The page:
but even more useful in trailing and recovery after the shot. Central Aroostook hunters might want to explore what I call the “#9 Loop,” a round trip that leaves Route 1 onto the Bootfoot Road in Bridgewater, meanders out past Number Nine Lake, and swings back through Harvey’s Siding to Route 1 at Jewell’s Corner in Monticello. Second-growth fields, open meadows and cut-over woodlots abound at either end of the loop, and plenty of dense woodland and intermittent skidder trails and hauling roads offer great whitetail cover along

Cory Bouchard took full advantage of what the author calls “Redemption Season.” Depending on where a hunter lives in Maine, there’s one week or two to finally fill a deer tag using a muzzleloader. All photos provided by the author

the center portion. Peruse Delorme’s Atlas & Gazetteer, Map 59, grids C-2 and C-3 for an overview. If you prefer to be a bit farther off the beaten track, I’ve spent a lot of enjoyable and productive hunts way up north in Estcourt. Visit the two-track and forest on either side of the Little Black Riv-

The Most Remote Hunting in the North Maine Woods Wilderness

er, and explore Rocky Brook Road down by Boatlanding Mountain and Boat Landing Road. The very first deer I ever shot was an 8-point buck while hunting near Pocwoc Brook off to the west of Estcourt. It’s still very good deer habitat, and worth a visit. Map 66, B-1 and B-2 will help (Continued on next page)

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36 • December 2023 • The Maine Sportsman ————————————————————————————————————————————

Three generations of the Palm family — Greg, Delilah and granddad Bob, all from Presque Isle -- celebrate success on the last day of late-season cow moose hunt.

Due to unusually warm conditions the last couple of years, waterfowl have stuck around Aroostook County later than usual. A December goose is a rare feat for twoand four-legged hunters.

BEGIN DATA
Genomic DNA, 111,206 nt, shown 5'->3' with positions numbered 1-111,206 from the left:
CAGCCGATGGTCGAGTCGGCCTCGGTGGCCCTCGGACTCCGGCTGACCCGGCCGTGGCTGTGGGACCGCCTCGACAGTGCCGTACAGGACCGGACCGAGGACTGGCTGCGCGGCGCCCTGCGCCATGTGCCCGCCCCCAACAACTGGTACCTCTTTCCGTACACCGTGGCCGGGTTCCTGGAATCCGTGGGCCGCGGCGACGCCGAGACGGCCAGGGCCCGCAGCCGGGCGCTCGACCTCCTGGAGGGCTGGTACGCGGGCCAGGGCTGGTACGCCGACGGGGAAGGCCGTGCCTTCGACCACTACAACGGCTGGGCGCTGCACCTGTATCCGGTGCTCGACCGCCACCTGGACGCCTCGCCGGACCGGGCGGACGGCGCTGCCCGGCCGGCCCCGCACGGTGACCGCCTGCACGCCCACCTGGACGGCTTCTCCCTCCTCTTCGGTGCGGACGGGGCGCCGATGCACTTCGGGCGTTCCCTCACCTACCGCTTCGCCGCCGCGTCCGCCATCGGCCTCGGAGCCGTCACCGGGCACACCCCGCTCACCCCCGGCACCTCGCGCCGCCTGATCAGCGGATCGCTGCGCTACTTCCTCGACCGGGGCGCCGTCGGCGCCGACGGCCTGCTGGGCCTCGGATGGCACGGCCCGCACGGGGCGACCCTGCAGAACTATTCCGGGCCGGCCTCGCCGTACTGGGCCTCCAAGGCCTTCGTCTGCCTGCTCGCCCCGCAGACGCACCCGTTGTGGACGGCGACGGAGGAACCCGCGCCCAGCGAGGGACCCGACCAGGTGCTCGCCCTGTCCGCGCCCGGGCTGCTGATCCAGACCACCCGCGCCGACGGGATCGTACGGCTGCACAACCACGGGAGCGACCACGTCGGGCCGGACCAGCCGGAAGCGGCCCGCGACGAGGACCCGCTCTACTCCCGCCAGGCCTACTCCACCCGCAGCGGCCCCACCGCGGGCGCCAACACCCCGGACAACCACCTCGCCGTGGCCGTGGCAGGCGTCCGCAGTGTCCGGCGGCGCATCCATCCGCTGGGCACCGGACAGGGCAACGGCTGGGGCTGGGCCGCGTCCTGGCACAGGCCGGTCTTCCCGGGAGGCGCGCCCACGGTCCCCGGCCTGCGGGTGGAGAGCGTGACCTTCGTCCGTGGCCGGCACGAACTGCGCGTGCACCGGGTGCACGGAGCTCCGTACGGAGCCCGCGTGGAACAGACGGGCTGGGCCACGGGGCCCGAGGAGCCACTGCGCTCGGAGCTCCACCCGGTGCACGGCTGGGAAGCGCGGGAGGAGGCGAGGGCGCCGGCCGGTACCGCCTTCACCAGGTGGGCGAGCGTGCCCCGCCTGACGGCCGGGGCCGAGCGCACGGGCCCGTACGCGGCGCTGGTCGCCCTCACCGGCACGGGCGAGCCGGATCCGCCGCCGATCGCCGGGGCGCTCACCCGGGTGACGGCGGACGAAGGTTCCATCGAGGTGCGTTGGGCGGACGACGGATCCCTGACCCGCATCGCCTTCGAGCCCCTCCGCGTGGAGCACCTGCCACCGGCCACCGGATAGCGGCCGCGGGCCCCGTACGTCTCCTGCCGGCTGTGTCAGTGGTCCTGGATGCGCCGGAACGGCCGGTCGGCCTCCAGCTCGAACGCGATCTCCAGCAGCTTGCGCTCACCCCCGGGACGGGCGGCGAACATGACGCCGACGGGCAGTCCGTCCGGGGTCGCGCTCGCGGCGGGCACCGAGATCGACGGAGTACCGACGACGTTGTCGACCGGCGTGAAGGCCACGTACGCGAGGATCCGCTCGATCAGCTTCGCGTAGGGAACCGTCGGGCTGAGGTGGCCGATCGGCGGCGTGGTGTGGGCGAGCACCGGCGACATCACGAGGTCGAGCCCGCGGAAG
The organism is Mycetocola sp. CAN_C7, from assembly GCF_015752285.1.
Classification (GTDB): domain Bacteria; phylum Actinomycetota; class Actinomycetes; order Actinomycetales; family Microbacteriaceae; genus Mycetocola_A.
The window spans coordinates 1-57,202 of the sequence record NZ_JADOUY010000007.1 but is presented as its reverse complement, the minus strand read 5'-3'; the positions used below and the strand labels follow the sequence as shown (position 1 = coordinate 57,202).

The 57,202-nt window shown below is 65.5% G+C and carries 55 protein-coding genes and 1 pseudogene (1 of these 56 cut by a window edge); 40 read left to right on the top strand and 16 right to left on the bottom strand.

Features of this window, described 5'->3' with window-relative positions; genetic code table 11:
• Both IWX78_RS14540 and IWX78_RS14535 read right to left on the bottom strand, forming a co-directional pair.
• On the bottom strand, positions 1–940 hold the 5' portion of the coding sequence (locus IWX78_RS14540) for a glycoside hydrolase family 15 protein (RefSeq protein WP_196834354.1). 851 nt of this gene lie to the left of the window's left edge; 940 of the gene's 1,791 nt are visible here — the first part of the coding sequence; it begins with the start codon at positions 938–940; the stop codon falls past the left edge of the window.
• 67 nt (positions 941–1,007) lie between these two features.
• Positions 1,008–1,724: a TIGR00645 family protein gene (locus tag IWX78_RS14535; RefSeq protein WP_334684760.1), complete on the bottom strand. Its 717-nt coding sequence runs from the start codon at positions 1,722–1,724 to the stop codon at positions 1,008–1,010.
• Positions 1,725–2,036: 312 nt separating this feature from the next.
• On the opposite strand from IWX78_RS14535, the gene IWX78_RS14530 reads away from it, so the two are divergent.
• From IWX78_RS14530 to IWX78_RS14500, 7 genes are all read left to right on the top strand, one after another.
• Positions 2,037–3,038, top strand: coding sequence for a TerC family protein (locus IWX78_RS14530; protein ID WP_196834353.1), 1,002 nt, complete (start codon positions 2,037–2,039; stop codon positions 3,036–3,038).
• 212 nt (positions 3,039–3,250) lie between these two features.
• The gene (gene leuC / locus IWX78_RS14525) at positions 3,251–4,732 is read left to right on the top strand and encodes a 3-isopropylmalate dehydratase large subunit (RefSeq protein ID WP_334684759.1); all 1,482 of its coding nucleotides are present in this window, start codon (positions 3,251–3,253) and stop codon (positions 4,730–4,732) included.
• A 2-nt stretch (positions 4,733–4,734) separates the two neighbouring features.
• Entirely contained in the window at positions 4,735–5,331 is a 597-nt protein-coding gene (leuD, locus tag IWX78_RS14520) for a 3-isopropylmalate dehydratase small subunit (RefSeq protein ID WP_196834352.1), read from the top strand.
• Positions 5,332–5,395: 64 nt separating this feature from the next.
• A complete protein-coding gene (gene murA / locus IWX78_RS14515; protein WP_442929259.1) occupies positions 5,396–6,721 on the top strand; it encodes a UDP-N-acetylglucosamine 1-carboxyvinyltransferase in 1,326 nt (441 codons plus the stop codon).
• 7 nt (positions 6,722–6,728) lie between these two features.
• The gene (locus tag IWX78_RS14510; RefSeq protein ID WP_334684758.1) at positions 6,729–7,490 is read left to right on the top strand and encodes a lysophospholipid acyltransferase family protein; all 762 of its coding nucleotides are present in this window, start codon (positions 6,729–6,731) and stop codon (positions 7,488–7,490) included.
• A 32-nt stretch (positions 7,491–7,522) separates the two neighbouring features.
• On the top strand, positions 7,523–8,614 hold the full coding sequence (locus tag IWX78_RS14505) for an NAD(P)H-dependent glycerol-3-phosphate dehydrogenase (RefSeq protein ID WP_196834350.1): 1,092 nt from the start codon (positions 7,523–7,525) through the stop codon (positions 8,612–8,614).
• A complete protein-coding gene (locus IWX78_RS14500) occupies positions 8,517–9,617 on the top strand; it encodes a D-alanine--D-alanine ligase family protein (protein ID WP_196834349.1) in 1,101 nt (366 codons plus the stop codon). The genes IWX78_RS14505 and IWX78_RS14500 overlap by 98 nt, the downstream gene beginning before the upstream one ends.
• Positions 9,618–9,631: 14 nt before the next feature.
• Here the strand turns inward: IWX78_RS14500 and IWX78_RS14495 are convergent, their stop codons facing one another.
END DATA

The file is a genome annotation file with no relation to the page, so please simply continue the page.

The County (Continued from page 35)

newcomers with approach roads. Smokepole enthusiasts who live in far southern Aroostook, or those who like to travel and explore new woodland, might head down Route 2 to Silver Ridge. Lots of higher ridges and lower cedar bogs hold bucks with excellent food sources and cover as cold weather sets in, and side roads are plenti-

ful along Lake Road toward Wytopitlock Lake. Hunt hard and often – it’s a short season, but the bucks are moving. Snow Birds It still amazes me how many shooters stow the scattergun away as soon as deer season begins, and then don’t bring it back out even if they fill their deer tag. Waterfowlers have a cou-

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ple of days for ducks and over a week to shoot geese this month in the north zone. Best of all, partridge season doesn’t close until the 30th of December. I’ll be the first to admit that Mother Nature and Jack Frost exert a lot of sway on whether waterfowl are even still around Aroostook, and how easy hunting conditions are for all wildfowl. As I’ve mentioned,

Jered Young of Mars Hill took full advantage of light snow cover and a long partridge season to bag a trio of December birds.

there have been warm periods with rain that melted all snow cover for a week or more over most of the County. It was a breeze to wander field roads and logging trails for grouse and snowshoe hare. It presented a rare advantage for rabbit hunters, as the white bunnies that blend into the snow stuck out like cotton balls in a coal bin. Partridge were a bit more

Snowmobiling (Continued from page 34)

eries and Wildlife along with the Maine Warden Service recommend that all snowmobilers leave a trip plan with a reliable person that lists their destination, travel times, contact information and anything else that could aid in finding a rider whose machine breaks down, or who gets lost or injured. Inform folks at your destination of your estimated time of ar-

of a challenge, but the hungry birds tended to perch in trail or roadside trees to eat buds, and with leaves long gone, the biddies are simpler to spot. Many back roads that normally aren’t kept plowed, were open to “Heater Hunters” for drive-and-spot outings. This is a gift for older or infirm sportsmen who truly need and deserve a (Continued on next page)

rival, and notify them if you are going to be delayed. If you do not arrive on time, they can then notify local rescue authorities. This will help limit the time you are broken down and stranded on the trail. Remember, the State of Maine is vast, covering 31,000 square miles. If no one knows when you left, where you are going, or when you plan to arrive, rescuers will have a difficult time pinpointing your location.